Surviving Boston Winters is no easy feat.
From fear of being impaled by icicles to being stranded without the MBTA, the struggle has been really real.
It’s been 64 days in this frozen tundra they call Boston. I begin each day like the last, buried in a mountain of blankets like my city is buried under blankets of snow, fearing the moment when any uncovered skin meets the shocking draft from New England’s famous uninsulated windows and walls. I dress in a hurry, the muscles in my neck and back tensing as I shiver without the shelter of my bed. To prepare for my journey to the bus stop, I don a pair of leggings before I put on my jeans, and on top I wear a t-shirt, a long-sleeved shirt, two sweatshirts, a heavy winter coat. Not to mention a hat, gloves, scarf, two pairs of socks and my finest Timberlands. Fur-lined hood stays erect. Layers upon layers, only to be removed within seconds of arriving at your destination, cast off to the side one at a time in a hurried, anxious, claustrophobic haze caused by strong indoor heating.
I am not the only New Englander huddled against the cold on their daily commute, faces scrunched against the arctic gusts of wind biting the skin on our faces.
Every journey outside is treacherous. The monstrous snow banks are only growing in stature, stationary yetis to block your path and hinder your vision and tower over you like prison guards.
Danger lurks with each step- some black ice here to land you on the flat of your back, potholes filled with slush there, waiting for you to wander into their filthy, icy abyss and soak you to your socks. Each day, I worry that one of the icicles hanging from the rooftops will truly be the death of me.
A snow plowman might unknowingly swipe you while you break your back shoveling out your car as he tries in vain to control the ever-falling snow, a total of 72.6 inches in Boston, which they’re talking about dumping in the ocean just to get it off our streets. Then he’ll bury your car anew. And you’ll dig out a spot again and put chairs or boxes or whatever you can find in your spot while you’re at work so everyone knows that, by law, it’s your spot. And then someone will take your spot. And you’ll never leave your house again.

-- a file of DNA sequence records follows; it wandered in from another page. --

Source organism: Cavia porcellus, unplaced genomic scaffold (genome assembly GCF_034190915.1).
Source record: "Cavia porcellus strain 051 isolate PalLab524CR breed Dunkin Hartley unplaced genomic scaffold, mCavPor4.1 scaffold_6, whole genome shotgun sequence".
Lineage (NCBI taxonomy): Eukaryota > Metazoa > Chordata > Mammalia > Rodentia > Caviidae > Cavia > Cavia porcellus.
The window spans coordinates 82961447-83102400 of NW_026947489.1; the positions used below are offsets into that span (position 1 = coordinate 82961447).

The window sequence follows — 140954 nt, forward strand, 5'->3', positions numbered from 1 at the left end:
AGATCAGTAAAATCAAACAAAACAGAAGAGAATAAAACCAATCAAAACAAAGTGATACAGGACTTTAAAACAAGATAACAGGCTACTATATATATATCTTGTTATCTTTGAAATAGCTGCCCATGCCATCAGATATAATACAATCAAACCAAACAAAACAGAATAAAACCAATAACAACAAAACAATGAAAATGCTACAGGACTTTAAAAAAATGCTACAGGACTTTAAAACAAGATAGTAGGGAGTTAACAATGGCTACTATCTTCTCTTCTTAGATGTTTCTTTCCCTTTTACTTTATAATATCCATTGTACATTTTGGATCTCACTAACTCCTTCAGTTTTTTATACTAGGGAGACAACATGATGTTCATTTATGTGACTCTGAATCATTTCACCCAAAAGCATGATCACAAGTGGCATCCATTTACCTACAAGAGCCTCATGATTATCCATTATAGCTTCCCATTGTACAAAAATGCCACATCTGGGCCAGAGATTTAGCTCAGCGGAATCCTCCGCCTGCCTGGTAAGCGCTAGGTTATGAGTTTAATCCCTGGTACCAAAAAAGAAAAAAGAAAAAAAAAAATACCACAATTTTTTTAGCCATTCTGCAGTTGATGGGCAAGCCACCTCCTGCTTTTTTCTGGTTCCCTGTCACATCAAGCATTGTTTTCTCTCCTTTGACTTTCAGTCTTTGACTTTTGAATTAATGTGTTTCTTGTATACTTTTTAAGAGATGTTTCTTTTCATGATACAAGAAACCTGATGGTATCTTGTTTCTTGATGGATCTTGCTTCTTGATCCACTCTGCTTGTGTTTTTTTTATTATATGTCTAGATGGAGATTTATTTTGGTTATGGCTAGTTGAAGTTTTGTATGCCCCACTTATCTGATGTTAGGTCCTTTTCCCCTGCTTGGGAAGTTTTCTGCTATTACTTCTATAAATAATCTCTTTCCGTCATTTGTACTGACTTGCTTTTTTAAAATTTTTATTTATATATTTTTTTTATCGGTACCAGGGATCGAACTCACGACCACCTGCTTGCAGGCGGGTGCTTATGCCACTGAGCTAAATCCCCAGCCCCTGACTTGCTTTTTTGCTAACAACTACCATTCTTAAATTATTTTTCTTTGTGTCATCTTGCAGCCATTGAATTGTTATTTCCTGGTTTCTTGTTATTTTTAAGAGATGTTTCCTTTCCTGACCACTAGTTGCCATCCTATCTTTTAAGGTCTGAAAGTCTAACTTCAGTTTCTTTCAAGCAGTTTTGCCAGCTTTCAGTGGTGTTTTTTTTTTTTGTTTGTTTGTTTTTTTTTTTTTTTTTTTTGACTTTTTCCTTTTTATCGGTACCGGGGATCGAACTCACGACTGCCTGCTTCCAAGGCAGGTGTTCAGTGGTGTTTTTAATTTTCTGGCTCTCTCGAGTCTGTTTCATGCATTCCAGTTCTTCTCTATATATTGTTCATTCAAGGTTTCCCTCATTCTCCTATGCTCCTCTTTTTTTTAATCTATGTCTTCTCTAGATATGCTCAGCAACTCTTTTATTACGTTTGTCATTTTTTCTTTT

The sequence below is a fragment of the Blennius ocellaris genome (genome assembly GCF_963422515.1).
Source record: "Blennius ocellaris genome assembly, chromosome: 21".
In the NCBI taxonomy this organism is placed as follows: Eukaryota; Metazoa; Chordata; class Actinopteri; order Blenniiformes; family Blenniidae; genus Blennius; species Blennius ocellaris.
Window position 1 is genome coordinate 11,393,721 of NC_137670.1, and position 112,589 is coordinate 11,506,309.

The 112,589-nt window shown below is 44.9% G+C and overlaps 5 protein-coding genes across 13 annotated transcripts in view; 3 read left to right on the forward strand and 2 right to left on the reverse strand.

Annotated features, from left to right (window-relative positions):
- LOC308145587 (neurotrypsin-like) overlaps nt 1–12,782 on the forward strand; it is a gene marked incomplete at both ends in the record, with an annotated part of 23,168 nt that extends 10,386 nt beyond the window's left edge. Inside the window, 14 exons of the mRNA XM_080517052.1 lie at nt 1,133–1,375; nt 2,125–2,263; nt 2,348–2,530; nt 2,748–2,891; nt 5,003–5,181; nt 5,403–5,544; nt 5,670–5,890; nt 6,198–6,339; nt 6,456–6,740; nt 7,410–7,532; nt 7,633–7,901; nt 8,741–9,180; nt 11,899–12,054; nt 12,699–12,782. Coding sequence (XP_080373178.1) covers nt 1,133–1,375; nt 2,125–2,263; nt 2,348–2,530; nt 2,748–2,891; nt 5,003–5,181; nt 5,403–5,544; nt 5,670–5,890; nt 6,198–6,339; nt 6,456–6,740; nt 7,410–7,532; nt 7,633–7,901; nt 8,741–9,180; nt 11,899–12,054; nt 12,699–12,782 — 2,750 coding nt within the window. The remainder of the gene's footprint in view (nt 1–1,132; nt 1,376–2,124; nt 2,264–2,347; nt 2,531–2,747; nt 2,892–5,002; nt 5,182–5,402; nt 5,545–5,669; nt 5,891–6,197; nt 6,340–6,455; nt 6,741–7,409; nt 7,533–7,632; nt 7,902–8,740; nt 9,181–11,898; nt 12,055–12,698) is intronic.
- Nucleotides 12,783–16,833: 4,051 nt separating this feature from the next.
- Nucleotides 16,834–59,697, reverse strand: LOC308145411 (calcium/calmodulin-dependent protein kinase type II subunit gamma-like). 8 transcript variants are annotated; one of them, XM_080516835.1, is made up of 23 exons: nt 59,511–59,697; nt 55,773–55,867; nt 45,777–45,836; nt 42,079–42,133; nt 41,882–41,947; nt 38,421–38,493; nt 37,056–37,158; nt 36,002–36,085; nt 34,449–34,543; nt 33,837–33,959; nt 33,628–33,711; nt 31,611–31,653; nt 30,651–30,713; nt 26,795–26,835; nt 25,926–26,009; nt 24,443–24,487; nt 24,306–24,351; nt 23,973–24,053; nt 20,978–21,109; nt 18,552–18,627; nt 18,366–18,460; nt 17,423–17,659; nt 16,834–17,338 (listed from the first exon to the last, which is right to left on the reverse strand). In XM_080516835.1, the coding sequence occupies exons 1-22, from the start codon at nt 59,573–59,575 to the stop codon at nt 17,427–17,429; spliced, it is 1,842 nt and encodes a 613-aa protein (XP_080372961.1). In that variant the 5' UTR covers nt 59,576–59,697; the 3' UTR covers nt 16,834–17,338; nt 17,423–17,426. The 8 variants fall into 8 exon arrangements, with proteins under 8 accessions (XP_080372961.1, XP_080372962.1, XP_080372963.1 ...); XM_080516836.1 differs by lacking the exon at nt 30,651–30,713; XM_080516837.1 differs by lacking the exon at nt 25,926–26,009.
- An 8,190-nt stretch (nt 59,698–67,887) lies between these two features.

The time spent waiting during the daily commute is one of the worst parts. Waiting for your car to warm up, waiting for traffic to loosen. Waiting for the MBTA which has broken down a million times that day and will break down a million more. And all the while you are cold to your core, something inside you has frozen so that you can survive the winter, and only Dunkin Donuts can thaw out your freezer burned soul a little. Sometimes we find humor in our situations, laughing at the mess our city has made of our public transportation, grasping each other for support on the T as any one of the trains jerks forward, the rusted gears and brakes obvious with every metal stutter. But for the most part, we turn against each other, hoping only that we will make it onto this train or bus or into that lane. Me, me, me. I have to get to work on time. Fuck everyone else. Here, have a shoulder in your ribs. Don’t mind my foot tripping you. Stand behind the yellow line? Yeah, OK. I’ll DIE if I don’t get on this train.
We are starting to go insane. You can do some serious flirting before realizing the person you’re courting is actually homeless. Please are even jumping out of apartment windows and into snow banks for sport. We’ve found a way to think of flannels as not only acceptable evening-wear, but even as something sexy to just throw on.
I long to feel the sun on my shoulders, the breeze from the Caribbean on my flesh. I don’t even remember what my skin looked like when it was healthy and warm, how my feet feel without socks on constantly.
Springtime, Boston is calling!
by Rebecca Bellan